Ukraine's Flawed Elections: A Silver Lining?
Op-ed in Central Europe Digest
© Central Europe Digest
On November 12th, Ukraine's Central Election Commission finally issued the results of the parliamentary elections held on October 28th. Zhanna Usenko-Chornaya, Deputy Chair of the Central Election Commission, passed the judgment: "the dirtiest elections in Ukraine's history." The European Parliament, the European Commission, the Organization for Security and Cooperation in Europe (OSCE), the Parliamentary Assembly of the Council of Europe, and the NATO Parliamentary Assembly offered similar assessments. US Secretary of State Hillary Clinton stated that these elections constitute "a step backward for Ukrainian democracy."
All this is true. But remarkably, President Viktor Yanukovych's Party of Regions failed to secure a majority in spite of massive fraud. I visited Kyiv three days after the elections, when representatives of the opposition and non-governmental organizations rejoiced. Against all odds, they had stood up to the pervasively corrupt regime and won a popular majority. These flawed elections might in fact mark a step toward renewed democratization, because they exposed just how unpopular the Yanukovych regime actually is. But future developments will depend on how the President, the opposition, and the West proceed.
Yanukovych used every conceivable trick in the book. He had numerous opposition leaders—notably former Prime Minister Yulia Tymoshenko and Interior Minister Yuri Lutsenko—sentenced to prison on purely political grounds. Realizing that he was unlikely to win in proportional elections, he had the electoral law amended so that only half of the parliamentarians were elected proportionately. The other half was elected in single-mandate constituencies with simple majorities, offering greater opportunities for manipulation with significant advantages for a large party.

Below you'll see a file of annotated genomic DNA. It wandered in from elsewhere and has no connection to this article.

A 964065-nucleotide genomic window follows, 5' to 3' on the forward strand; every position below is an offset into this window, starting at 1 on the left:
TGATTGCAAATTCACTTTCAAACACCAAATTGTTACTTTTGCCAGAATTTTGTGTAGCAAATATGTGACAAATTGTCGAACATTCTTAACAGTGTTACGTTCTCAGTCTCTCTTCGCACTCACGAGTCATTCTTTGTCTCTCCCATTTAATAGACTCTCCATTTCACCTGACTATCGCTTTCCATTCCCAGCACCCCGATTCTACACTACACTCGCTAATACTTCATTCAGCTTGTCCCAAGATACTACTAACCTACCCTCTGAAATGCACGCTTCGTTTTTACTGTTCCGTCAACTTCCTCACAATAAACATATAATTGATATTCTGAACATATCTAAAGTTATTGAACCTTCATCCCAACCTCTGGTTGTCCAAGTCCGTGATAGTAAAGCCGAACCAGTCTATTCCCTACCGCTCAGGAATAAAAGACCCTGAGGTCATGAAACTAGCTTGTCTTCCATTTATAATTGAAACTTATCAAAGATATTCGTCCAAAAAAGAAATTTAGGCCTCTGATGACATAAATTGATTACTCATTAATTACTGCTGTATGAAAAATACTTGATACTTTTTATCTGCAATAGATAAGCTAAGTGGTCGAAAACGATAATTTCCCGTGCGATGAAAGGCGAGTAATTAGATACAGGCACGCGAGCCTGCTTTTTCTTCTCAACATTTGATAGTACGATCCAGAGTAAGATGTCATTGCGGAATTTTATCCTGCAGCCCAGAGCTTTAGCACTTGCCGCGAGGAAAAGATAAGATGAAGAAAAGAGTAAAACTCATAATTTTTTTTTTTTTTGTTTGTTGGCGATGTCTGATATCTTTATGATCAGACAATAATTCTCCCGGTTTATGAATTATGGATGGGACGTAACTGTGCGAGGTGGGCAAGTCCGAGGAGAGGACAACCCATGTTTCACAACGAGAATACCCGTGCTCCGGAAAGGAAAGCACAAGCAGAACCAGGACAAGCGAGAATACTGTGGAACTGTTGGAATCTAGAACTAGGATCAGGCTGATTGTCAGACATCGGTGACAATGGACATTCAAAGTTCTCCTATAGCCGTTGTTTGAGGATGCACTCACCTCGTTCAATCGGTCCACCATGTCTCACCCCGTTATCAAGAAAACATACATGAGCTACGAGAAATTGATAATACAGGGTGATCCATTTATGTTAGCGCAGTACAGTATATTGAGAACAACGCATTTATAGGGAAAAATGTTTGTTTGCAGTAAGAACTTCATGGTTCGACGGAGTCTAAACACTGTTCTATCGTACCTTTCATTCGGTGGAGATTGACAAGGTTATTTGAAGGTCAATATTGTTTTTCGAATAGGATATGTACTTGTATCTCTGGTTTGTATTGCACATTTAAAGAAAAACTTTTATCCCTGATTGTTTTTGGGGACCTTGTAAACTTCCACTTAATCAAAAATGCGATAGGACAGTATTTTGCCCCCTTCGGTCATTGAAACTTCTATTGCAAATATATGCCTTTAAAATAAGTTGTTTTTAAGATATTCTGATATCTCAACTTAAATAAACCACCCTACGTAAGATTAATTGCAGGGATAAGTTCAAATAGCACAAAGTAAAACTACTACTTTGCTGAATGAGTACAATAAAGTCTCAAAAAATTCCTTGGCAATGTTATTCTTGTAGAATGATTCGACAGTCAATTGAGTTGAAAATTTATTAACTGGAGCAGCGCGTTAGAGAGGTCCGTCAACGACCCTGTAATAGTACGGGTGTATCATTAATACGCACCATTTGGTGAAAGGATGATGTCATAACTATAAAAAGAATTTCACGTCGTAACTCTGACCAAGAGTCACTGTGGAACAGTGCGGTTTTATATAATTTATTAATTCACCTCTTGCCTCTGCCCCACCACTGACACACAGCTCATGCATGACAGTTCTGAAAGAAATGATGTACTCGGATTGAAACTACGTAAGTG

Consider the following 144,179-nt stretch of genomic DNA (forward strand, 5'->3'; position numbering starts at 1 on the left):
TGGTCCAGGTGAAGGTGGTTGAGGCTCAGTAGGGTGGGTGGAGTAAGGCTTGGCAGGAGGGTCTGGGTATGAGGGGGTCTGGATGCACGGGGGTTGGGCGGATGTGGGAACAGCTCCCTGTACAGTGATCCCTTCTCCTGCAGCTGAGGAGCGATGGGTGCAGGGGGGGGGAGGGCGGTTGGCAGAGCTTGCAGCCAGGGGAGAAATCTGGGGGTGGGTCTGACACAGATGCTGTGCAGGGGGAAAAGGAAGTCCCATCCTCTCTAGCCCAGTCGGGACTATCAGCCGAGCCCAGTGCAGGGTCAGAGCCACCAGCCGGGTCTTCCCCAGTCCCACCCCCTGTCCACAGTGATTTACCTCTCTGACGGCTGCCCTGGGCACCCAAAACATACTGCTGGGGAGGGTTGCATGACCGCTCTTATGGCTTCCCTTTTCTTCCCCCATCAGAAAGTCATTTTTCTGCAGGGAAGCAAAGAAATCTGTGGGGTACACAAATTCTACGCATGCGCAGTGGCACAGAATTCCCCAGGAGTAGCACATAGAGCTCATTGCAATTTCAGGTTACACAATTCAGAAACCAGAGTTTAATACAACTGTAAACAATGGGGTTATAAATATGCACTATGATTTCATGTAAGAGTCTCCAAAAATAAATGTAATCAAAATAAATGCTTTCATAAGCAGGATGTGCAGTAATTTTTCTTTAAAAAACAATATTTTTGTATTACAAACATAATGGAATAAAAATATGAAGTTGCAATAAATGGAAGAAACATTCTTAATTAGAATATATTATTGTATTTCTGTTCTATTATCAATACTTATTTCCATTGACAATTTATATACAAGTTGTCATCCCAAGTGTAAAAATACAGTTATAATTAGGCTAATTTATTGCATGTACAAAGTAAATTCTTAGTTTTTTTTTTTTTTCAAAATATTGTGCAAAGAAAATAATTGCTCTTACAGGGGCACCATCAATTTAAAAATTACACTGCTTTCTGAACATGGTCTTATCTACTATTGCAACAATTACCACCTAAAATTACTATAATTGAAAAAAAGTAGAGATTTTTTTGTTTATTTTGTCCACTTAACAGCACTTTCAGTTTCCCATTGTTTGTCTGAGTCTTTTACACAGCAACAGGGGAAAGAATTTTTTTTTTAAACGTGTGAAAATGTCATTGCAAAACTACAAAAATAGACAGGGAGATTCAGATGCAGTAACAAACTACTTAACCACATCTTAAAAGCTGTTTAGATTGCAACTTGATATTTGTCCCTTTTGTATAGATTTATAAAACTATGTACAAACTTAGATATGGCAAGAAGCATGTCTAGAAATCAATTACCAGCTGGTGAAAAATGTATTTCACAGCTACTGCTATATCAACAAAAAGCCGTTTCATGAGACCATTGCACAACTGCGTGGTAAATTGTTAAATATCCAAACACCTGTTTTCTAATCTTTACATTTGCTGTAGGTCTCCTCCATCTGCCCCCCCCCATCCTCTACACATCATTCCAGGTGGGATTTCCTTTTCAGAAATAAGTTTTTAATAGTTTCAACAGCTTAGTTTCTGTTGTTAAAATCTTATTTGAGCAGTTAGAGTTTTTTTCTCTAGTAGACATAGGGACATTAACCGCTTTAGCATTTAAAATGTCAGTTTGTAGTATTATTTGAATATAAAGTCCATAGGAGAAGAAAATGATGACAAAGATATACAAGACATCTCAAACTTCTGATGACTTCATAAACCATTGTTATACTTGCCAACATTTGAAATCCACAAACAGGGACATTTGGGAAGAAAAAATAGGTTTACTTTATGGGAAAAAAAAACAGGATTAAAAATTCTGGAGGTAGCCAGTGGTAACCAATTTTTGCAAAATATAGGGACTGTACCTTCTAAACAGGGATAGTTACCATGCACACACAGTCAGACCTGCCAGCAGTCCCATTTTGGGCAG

As anticipated, the Party of Regions lost in the proportional elections. It obtained only 30 percent of the vote, while the three opposition parties received 50 percent (Fatherland of Tymoshenko and former Speaker Arseniy Yatseniuk got 25.5 percent; the heavyweight boxer World Champion Vitaliy Klichko's party Punch got 14 percent; and the nationalist Freedom party got 10.4 percent). The Communist Party, which has tended to side with Yanukovych, obtained 13 percent.